ET3 Goes Viral

26 April 2012

During our road trip to NV, CA, and UT starting on 13 March, ET3 went viral in the media.  The first major article "New York to Beijing in two hours without leaving the ground?" By Brian Dodson,  23:52 March 22, 2012 appeared in Gizmag.  In just 3 days it became the most commented article in the ten year history of Gizmag. 

This LA traffic solution contest entry by Nick Garzilli may be where Gizmag picked it up.  Or it could have been "Moving Beyond High-Speed-Rail" by Graham Kaye-Eddie that appeared in the Bakersfield news paper on 20 March.

At any rate, the efforts of Licensees like Nick and Graham are getting major attention, and it is spreading around the world.  On 29 March, ABC's Bill Weir did a TV piece on ET3 on his "This Could be Big" series. This 3 min video has attracted over 2000 comments, and in just 2 days 34 licensees were purchaced. 

Most of the repeats of thease stories contain the minor inaccuracies, and add their own gross inaccuracies.  Obviously most of the bloggers, readers, and commenters have not read the peer reviewed paper about ET3 published in Journal of Modern Transportation last year.  Or the first ET3 patent, that issued in 1999.

There are also some negitive pieces about ET3 as published in Atlantic Cities by Eric Jaffe 29 March 2012.  For the record, Mr. Jaffe did not secure permission to use ET3 images that he credits "courtesy of ET3".  Apparently, some readers see the bias; the first (of only 4) comment says "you said, "seems to have misplaced a zero or several..." ... do you have any empirical evidence to support this "opinion" or are you simply a skeptic?" in response to Jaffe's asertion that ET3 cost estimates are grossly innacurate.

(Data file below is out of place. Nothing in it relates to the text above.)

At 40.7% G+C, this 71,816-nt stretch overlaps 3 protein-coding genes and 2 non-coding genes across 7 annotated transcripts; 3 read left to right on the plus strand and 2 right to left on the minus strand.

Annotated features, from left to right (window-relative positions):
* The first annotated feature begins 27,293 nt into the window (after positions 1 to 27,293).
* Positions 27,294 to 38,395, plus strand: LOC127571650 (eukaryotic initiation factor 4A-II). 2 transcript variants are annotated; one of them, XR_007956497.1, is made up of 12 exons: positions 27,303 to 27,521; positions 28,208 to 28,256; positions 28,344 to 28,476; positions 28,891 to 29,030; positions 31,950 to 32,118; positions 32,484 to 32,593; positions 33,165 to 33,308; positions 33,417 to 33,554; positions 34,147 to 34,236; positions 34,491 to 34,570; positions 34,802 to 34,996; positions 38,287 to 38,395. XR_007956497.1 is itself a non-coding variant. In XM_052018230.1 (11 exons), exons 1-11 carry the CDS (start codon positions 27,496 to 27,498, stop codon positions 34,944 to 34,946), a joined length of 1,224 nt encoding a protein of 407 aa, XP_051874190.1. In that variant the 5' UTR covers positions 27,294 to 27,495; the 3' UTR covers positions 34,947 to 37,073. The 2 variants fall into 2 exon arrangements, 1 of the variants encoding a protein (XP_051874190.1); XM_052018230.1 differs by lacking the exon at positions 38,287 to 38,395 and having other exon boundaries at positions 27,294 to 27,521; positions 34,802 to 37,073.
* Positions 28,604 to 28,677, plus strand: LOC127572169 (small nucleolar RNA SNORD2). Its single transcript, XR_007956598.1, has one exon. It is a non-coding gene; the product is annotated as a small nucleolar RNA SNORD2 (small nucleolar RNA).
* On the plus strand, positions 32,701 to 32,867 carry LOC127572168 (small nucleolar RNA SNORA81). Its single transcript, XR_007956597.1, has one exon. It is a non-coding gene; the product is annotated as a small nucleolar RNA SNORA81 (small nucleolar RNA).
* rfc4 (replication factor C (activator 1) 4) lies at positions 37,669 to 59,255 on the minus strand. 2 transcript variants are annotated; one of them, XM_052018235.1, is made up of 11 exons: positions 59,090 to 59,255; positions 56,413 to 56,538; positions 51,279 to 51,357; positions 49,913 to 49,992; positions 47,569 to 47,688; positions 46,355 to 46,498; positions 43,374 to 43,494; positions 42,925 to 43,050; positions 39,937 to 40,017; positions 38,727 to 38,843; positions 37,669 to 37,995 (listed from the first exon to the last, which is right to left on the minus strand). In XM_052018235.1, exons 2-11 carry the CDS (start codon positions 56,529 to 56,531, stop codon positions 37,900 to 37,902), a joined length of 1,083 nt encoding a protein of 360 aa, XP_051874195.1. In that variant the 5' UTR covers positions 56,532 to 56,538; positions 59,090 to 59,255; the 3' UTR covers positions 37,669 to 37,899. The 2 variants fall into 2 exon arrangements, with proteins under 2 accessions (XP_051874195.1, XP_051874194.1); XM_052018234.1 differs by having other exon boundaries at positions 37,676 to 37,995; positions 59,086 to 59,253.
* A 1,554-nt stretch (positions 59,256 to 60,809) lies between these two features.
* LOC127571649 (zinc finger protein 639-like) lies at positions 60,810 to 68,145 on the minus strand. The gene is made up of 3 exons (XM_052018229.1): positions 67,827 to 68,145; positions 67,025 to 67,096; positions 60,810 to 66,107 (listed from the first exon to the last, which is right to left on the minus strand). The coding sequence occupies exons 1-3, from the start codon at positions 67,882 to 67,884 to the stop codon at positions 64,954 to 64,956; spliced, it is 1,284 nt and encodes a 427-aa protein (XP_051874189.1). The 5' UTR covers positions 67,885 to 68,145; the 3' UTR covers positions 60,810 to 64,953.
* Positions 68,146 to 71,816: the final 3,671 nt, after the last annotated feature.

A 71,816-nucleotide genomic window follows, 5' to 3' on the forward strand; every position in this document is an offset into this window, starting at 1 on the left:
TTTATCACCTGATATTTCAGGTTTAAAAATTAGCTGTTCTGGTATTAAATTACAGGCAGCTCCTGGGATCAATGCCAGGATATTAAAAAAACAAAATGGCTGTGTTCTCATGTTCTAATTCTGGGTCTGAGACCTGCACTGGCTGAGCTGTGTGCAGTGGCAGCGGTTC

This unauthorized Video about ET3 from a company in Tiawan is good, but has several gross errors: the capsules are shown about 1.5 foot larger than the 51 inch (1.3m) optimal size, and the tubes also appear about double the optimal diameter of 5 foot (1.5m).  It shows capsules entering the system without airlocks as in pnumatic systems, and shows ET3 crossing the Pacific (instead of the prefered route across the Bering Strait between Alaska and Siberia.)

A couple of good ET3 comments on Tumblr.

A Google news search on ET3 just now shows 86 articles around the world. A few examples:

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